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Detecting Exaggeration and Malingering in Neuropsychological Assessment

Iverson, Grant L. PhD; Binder, Laurence M. PhD

Journal of Head Trauma Rehabilitation: April 2000 - Volume 15 - Issue 2 - p 829–858
Forensic Neuropsychology
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Magnification of symptoms or nonoptimal effort on neuropsychological tests, within the context of head injury litigation, can have several independent or related underlying causes. Therefore, detecting exaggeration does not automatically indicate that the individual is malingering. This article reviews the evaluative and differential diagnostic process and provides the clinician with suggestions regarding assessment methods. A forensic evaluation that does not include careful consideration of possible negative response bias should be considered incomplete.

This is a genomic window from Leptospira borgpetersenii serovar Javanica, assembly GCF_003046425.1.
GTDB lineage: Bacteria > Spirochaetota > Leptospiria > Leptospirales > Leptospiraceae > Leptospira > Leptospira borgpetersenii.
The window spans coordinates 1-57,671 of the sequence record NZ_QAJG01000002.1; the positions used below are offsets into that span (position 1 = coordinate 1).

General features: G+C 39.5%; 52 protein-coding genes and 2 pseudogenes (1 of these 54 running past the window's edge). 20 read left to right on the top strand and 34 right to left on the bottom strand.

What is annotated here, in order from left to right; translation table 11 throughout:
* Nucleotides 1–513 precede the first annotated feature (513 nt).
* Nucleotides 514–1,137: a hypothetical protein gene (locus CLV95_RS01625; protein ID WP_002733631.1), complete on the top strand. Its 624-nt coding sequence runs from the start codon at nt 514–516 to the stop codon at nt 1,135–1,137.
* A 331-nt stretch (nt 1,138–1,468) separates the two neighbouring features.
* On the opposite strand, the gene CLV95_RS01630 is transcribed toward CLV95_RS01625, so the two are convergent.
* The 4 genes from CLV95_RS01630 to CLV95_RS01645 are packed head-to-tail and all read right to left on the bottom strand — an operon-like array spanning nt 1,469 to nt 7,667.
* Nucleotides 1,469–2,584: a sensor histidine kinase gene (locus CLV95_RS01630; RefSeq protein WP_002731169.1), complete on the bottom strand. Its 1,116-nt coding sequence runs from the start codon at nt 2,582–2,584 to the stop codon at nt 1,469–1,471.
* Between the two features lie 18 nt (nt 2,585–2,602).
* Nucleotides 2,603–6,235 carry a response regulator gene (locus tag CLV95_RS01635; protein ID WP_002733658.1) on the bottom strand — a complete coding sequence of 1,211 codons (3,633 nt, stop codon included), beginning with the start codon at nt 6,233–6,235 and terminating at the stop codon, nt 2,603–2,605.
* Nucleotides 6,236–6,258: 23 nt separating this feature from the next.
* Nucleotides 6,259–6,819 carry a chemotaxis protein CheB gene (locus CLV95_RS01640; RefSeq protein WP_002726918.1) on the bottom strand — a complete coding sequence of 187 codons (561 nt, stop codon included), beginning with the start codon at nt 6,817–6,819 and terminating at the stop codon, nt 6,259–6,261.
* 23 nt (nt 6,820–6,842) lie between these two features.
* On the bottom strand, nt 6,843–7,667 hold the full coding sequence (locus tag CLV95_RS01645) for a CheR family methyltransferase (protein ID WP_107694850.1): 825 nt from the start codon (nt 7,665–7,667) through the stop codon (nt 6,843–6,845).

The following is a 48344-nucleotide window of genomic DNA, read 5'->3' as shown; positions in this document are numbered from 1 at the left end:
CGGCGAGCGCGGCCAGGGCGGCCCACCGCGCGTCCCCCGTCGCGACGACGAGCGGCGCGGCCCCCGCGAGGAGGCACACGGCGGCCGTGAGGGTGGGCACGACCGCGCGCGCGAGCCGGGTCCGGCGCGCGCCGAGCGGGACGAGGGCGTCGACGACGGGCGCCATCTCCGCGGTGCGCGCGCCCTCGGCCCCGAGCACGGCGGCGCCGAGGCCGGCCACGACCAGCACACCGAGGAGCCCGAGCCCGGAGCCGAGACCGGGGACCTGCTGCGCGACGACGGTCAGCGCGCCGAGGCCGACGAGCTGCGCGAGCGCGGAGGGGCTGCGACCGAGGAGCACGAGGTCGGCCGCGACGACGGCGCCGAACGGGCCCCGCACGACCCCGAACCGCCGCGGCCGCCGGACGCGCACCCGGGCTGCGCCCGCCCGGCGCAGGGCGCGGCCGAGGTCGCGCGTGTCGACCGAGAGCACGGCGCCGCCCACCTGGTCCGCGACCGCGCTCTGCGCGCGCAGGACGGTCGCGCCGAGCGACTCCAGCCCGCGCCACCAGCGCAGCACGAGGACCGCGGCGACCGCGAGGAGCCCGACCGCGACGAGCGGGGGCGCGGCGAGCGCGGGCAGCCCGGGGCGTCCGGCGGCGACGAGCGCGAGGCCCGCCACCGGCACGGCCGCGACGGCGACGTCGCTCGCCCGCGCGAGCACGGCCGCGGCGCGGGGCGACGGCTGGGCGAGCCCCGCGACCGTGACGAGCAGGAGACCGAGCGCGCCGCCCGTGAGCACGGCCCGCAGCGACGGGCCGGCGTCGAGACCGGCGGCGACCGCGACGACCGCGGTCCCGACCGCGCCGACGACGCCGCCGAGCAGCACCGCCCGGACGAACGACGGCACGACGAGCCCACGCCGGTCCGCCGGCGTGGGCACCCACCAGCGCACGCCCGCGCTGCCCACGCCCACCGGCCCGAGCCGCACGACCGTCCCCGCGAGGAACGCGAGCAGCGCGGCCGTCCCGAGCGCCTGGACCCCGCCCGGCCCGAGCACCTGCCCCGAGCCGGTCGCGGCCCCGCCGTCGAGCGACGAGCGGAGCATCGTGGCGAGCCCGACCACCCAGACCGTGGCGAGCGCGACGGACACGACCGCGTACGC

Assistant Professor, Department of Psychiatry, University of British Columbia, Vancouver, Canada, Coordinator of Psychology Services, Neuropsychiatry Units, Riverview Hospital, Port Coquitlam, Canada (Iverson)

Department of Neurology, Oregon Health Sciences University, Portland, Oregon, Independent Practice, Beaverton, Oregon (Binder)

Address correspondence to Grant Iverson, PhD, Department of Psychiatry, 2255 Wesbrook Mall, University of British Columbia, Vancouver, BC V6T-2A1 Canada.

The authors thank Jennifer Cronin for her assistance with manuscript preparation.

© 2000 Lippincott Williams & Wilkins, Inc.